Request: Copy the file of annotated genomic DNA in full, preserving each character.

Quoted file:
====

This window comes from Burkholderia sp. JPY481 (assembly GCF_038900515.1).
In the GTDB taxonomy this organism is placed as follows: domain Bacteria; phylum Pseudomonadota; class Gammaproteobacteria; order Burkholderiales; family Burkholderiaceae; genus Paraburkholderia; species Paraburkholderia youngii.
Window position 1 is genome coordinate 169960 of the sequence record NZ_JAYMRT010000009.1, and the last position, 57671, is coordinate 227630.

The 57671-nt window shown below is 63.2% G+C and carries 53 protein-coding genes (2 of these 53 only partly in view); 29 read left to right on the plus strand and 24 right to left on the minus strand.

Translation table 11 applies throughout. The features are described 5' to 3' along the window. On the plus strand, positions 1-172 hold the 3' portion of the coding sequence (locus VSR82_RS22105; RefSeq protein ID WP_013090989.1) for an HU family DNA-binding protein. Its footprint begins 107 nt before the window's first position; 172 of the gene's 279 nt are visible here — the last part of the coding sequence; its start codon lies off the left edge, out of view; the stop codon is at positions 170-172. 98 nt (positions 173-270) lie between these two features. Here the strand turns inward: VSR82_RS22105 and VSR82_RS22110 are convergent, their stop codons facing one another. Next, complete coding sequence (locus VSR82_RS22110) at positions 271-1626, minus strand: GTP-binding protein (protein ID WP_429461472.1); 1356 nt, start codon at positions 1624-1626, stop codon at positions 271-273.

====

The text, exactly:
This window comes from Burkholderia sp. JPY481 (assembly GCF_038900515.1).
In the GTDB taxonomy this organism is placed as follows: domain Bacteria; phylum Pseudomonadota; class Gammaproteobacteria; order Burkholderiales; family Burkholderiaceae; genus Paraburkholderia; species Paraburkholderia youngii.
Window position 1 is genome coordinate 169960 of the sequence record NZ_JAYMRT010000009.1, and the last position, 57671, is coordinate 227630.

The 57671-nt window shown below is 63.2% G+C and carries 53 protein-coding genes (2 of these 53 only partly in view); 29 read left to right on the plus strand and 24 right to left on the minus strand.

Translation table 11 applies throughout. The features are described 5' to 3' along the window. On the plus strand, positions 1-172 hold the 3' portion of the coding sequence (locus VSR82_RS22105; RefSeq protein ID WP_013090989.1) for an HU family DNA-binding protein. Its footprint begins 107 nt before the window's first position; 172 of the gene's 279 nt are visible here — the last part of the coding sequence; its start codon lies off the left edge, out of view; the stop codon is at positions 170-172. 98 nt (positions 173-270) lie between these two features. Here the strand turns inward: VSR82_RS22105 and VSR82_RS22110 are convergent, their stop codons facing one another. Next, complete coding sequence (locus VSR82_RS22110) at positions 271-1626, minus strand: GTP-binding protein (protein ID WP_429461472.1); 1356 nt, start codon at positions 1624-1626, stop codon at positions 271-273.